So what can be said for American fair trials now? Democracy demands a fair trial, the Constitution demands a fair trial, the people demand fair trials. But the President of the United States gets a trial without witnesses.
“Sham” cried the Democrats over and over again as Donald Trump was assured acquittal late Friday on impeachment charges. With the formal vote to exonerate him slated for Wednesday, he’s survived another trauma, the most grave he’s faced.
Next to sham, “coverup” was the most operative word in the Congressional corridors following the vote to disallow witnesses. Senate minority leader Chuck Schumer said on Wednesday that the country was headed for “the biggest coverup since Watergate.” Watergate legend Carl Bernstein echoed the sentiment. Referring to the reputation of the senate as the world’s greatest deliberative body, he said, “What a joke.”
Indeed it was. The Republican senators, at the behest of their leader, defied 75 per cent of Americans who, according to polls, wanted witnesses. Such witnesses, denied by votes from no less than 51 of the 53 Republicans, would surely have offered incriminating evidence of Mr, Trump’s plot to have the Ukraine government investigate his political rivals. The witnesses would have made it more contemptible for his Grand Old Party toadies to acquit him.
Cleared of this abuse of power, Democrats rightly wondered what guard-rails were left to restrain this president, whether it’s now carte blanche for King Donald. Given his vindictive streak they asked what’s to prevent him from engaging other governments in illicit activities on his political behalf.
There was never a doubt that the impeachment trial would end in acquittal. The Democrats knew this, given the Republican majority in the senate, from the outset. But they were intent on trying to show Americans their leader’s lawlessness.
They miscalculated. Instead of charging him with specific crimes such as bribery or extortion, their impeachment articles - abuse of power and obstruction of Congress - were vague. Their legal team, led by Congressman Adam Schiff, presented a compelling case, compelling enough that GOP senators such as Lamar Alexander, who cast a deciding vote, were in fact in agreement that Mr. Trump’s actions were wrong. But they had an out. They didn’t need to hear more evidence because while inappropriate the president’s actions did not constitute a crime of sufficient magnitude to warrant the capital punishment of impeachment, certainly not in an election year.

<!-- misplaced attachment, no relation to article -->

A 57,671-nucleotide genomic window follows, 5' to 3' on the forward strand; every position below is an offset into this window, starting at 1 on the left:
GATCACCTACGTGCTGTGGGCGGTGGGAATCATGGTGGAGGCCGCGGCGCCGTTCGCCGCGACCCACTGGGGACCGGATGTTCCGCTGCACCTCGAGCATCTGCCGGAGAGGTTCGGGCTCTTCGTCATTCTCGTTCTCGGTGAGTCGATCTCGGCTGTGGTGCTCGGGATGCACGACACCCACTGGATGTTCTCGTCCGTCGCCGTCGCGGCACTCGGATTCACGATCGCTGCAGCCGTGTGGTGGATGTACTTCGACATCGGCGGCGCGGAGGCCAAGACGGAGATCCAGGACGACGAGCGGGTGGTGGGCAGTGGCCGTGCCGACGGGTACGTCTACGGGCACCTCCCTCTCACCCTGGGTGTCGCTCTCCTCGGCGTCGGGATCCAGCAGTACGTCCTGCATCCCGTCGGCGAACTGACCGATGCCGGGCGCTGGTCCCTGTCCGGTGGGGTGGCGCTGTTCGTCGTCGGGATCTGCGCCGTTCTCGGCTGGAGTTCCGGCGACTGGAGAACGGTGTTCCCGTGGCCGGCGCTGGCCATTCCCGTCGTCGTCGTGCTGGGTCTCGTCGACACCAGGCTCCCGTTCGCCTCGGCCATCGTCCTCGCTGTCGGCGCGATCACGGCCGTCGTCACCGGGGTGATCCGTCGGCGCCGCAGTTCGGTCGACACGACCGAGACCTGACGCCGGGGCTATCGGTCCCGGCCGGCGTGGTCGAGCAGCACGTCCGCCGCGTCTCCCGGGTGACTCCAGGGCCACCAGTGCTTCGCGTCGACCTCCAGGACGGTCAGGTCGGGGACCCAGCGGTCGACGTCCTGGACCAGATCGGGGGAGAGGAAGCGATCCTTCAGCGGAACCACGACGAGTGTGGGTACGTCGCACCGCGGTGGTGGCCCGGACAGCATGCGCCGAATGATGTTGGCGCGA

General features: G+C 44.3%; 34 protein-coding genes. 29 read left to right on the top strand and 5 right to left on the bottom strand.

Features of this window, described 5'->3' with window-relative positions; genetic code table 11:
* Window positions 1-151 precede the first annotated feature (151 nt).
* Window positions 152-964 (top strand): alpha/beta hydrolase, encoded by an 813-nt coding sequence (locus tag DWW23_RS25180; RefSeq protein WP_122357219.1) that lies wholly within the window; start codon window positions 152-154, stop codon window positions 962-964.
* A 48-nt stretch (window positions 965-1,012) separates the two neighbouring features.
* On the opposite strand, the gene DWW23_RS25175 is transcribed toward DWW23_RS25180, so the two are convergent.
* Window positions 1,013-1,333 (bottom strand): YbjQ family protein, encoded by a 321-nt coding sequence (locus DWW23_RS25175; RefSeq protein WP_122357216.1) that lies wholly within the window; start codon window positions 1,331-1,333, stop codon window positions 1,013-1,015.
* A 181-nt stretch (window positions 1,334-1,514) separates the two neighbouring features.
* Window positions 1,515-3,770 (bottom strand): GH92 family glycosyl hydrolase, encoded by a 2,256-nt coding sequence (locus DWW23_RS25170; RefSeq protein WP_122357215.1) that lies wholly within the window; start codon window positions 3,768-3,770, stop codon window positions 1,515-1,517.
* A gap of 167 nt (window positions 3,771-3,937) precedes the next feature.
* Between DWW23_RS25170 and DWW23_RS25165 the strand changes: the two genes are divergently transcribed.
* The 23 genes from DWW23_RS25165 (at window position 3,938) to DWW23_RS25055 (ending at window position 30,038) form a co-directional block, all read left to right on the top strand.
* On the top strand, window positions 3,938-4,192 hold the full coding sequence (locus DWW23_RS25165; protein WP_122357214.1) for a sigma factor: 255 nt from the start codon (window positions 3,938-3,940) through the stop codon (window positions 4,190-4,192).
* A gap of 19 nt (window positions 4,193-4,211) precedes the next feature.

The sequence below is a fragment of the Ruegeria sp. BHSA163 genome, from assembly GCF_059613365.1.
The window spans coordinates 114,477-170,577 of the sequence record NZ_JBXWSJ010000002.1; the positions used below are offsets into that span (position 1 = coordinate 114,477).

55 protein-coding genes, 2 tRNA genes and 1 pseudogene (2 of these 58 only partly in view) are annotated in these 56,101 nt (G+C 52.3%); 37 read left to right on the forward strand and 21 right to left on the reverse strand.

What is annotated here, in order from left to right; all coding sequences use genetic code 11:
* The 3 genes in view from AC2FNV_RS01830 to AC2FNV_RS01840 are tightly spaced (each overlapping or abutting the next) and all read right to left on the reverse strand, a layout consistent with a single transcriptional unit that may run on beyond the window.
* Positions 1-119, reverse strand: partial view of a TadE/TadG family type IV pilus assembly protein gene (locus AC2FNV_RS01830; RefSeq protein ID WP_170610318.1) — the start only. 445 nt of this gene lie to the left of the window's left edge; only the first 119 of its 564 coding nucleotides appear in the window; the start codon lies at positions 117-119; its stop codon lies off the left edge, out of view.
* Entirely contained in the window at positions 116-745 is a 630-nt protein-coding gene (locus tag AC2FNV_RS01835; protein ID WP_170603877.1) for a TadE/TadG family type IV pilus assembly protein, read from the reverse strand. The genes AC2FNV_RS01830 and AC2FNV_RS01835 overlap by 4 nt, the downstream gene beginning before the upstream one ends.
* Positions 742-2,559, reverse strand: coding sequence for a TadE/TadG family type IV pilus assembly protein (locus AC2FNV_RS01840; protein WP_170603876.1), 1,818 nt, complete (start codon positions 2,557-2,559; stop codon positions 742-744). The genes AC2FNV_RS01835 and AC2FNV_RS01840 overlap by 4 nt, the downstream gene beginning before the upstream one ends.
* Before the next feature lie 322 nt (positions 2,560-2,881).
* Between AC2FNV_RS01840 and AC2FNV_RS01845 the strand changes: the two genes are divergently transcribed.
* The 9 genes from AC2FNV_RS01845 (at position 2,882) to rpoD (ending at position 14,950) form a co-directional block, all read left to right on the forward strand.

Though the public wanted witnesses, the Republicans also knew that this impeachment wasn’t resonating strongly in the heartland. What Mr. Trump did lacked shock value primarily because he’s engaged in so much shocking behaviour Americans were somewhat numb to it. Engaging in subterfuge with a Ukraine leader for political gain was hardly a gobsmacker.
It doesn't mean Mr. Trump won’t pay a price. He now carries the stigma, even with senate acquittal, of being one of only three presidents to be impeached in the House of Representatives. More revelations of what he did on the Ukraine file, of how he lied and covered it up, are likely forthcoming.
Leaks from a book by former national security adviser John Bolton reveal new details of his scheming to withhold military assistance to Ukraine until it opened an investigation into Joe Biden and his son Hunter. It’s why Democrats were particularly anxious to have Mr. Bolton testify.
Mr. Schiff was a powerhouse for them, destroying most every argument the Republican defence team put forward. But it wasn't enough to sway the Trump loyalists who clearly are intimidated by their president’s wrath.
What happened is another bold illustration of how Mr. Trump has taken the presidency by the throat and redefined it. As historian Douglas Brinkley put it, “he's dynamited the institution of the presidency.”
As the impeachment vote shows, he’s turned his party into a swarm of lackeys. He’s ransacked the reputation of other institutions such as intelligence and national security agencies. He’s overhauled communications with his daily twitter barrages and attacks on the media. With his staggering output of falsehoods and misinformation he’s waged an unconscionable war on truth. With his attacks on allies and outreach to authoritarian leaders, he’s overturned traditional diplomacy.
His manhandling and obstruction of the justice system have been amply apparent in the impeachment proceeding and many other controversies. He's taken a wrecking hammer to Congressional oversight.
It’s presidential supremacy the likes of which has rarely if ever been seen, and it’s just received another booster shot.
In his last pitch to the impeachment trial Mr. Schiff warned that “you cannot normalize this kind of behaviour.” He then watched as the senate, in bending to Mr. Trump’s power, proceeded to do so.